- The conversion of Tier 1 bonds - underwritten mostly by institutional clients - will occur at a value corresponding to 75 percent of the nominal value;

- The conversion of Tier 2 bonds - underwritten mostly by retail customers - will occur at a value corresponding to 100 percent of the nominal value.

The investor protection scheme

The decree provides for the possibility that the bank concerned as a precautionary recapitalization by the State, which involves the conversion of subordinated bonds into shares, offer unsubordinated bonds in exchange for the result of the conversion shares. The Treasury may purchase such shares.

At the end of the clearing process geared to protect savers, those who initially hold subordinated bonds would thus have no subordinated bonds.

The compensation scheme at a glance:

1. The bank offers to exchange shares of the conversion result of subordinated bonds with newly issued subordinated bonds not.

2. The Treasury buys shares traded with non-subordinated bonds newly issued.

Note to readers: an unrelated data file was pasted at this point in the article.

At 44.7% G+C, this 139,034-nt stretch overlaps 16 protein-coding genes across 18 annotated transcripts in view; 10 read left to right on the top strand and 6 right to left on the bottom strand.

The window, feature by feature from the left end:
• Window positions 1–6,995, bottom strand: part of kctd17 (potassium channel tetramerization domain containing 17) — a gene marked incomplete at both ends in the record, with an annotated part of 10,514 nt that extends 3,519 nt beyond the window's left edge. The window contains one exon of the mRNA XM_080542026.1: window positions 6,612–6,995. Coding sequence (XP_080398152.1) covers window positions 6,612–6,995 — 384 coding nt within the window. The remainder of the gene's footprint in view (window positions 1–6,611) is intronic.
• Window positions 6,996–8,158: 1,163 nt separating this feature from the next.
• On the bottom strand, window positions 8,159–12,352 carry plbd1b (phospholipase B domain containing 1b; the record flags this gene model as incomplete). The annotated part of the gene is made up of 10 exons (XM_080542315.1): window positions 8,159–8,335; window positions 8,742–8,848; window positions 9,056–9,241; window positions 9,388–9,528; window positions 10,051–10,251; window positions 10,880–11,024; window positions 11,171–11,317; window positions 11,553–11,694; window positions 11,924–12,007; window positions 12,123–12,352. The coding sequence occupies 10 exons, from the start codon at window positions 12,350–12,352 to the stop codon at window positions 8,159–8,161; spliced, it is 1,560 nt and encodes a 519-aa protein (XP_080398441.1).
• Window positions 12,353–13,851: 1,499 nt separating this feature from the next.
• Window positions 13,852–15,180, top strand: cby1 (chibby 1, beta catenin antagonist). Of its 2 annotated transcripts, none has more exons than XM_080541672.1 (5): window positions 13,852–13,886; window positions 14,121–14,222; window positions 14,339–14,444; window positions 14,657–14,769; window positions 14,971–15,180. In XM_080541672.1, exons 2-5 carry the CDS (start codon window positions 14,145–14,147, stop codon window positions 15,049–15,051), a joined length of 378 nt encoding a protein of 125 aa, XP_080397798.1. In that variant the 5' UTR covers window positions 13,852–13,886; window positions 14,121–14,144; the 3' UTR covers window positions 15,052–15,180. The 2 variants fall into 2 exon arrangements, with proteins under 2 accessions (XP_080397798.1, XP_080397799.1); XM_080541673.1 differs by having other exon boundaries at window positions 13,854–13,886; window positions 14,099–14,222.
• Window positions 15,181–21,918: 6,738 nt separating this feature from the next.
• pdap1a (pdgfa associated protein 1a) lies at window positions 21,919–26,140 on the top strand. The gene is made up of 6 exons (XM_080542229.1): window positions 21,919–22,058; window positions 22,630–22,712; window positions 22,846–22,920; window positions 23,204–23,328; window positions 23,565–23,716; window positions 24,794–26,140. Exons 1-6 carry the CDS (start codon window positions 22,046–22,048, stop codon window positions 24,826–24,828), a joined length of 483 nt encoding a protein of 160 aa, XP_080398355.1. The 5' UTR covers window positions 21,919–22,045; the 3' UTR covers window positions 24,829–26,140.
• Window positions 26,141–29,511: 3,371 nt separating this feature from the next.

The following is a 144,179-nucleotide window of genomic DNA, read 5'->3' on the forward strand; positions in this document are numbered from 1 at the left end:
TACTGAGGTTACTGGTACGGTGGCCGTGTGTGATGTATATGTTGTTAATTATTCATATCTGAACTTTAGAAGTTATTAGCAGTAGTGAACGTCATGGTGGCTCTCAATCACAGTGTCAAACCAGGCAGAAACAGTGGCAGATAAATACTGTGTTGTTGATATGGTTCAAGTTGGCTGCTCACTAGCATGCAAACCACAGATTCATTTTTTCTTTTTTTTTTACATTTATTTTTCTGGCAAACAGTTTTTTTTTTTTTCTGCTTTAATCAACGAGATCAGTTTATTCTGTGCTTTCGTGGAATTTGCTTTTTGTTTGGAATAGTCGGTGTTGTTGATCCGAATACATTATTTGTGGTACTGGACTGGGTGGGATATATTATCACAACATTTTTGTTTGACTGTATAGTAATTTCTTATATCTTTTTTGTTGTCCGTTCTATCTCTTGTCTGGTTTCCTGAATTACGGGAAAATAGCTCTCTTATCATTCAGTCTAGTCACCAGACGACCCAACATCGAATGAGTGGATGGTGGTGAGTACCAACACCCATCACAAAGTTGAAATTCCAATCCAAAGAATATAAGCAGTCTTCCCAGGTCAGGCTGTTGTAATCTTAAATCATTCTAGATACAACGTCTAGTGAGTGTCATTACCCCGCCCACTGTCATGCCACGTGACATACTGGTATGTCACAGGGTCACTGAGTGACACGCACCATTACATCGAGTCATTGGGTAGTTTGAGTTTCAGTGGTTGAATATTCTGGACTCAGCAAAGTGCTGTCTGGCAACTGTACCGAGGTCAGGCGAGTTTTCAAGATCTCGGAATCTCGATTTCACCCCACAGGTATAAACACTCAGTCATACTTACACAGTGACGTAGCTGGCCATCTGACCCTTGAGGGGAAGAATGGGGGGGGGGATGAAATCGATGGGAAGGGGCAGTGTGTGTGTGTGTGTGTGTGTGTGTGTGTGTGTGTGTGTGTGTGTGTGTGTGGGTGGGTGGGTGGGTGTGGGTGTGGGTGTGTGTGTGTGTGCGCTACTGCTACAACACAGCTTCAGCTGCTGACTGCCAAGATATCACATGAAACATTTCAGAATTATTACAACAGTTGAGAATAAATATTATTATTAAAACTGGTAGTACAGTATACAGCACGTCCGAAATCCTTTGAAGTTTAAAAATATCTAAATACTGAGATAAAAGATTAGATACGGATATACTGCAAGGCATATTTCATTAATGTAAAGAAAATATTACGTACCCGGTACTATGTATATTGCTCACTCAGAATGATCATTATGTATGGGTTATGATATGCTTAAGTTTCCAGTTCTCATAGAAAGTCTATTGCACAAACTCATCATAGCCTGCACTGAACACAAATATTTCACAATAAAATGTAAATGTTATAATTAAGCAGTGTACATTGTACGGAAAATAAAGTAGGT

The repurchase of shares of the conversion result from subordinated bonds is intended to prevent legal disputes related to the commercialization of the bonds.

The fund for interventions

The decree provides for the creation of a fund with a budget of 20 billion euro, to which the Government may draw upon for individual interventions on capital and liquidity.
[2]Chiara Albanese and Dale Crofts, “ECB Says Paschi Needs $9.2 Billion, More Than Bank’s Plan.” Bloomberg, December 27, 2015. .
[3]Silvia Merler, “The strange case of the MPS capital shortfall.” Bruegel. . “So this leaves us with a puzzle. This change in the capital requirement may be the result of a meaningful change to the applicable stress test scenario – which may preclude the option of precautionary recap. Or, it may be the result of a model adjustment – in which case precautionary recap is still an option but the problem could go past MPS and require a re-assessment of the whole system. Both these alternatives have potentially serious consequences, for MPS and potentially the other Italian banks.

“The ECB needs to disclose what the justification for this is, and it needs to do it as soon as possible. Transparency and reliability of supervisory actions are crucial elements to the effective functioning of the EU common supervision framework and to finally give certainty to investor as to how banking sector problems should be dealt with. This kind of volatile decision-making certainly go in a different direction.”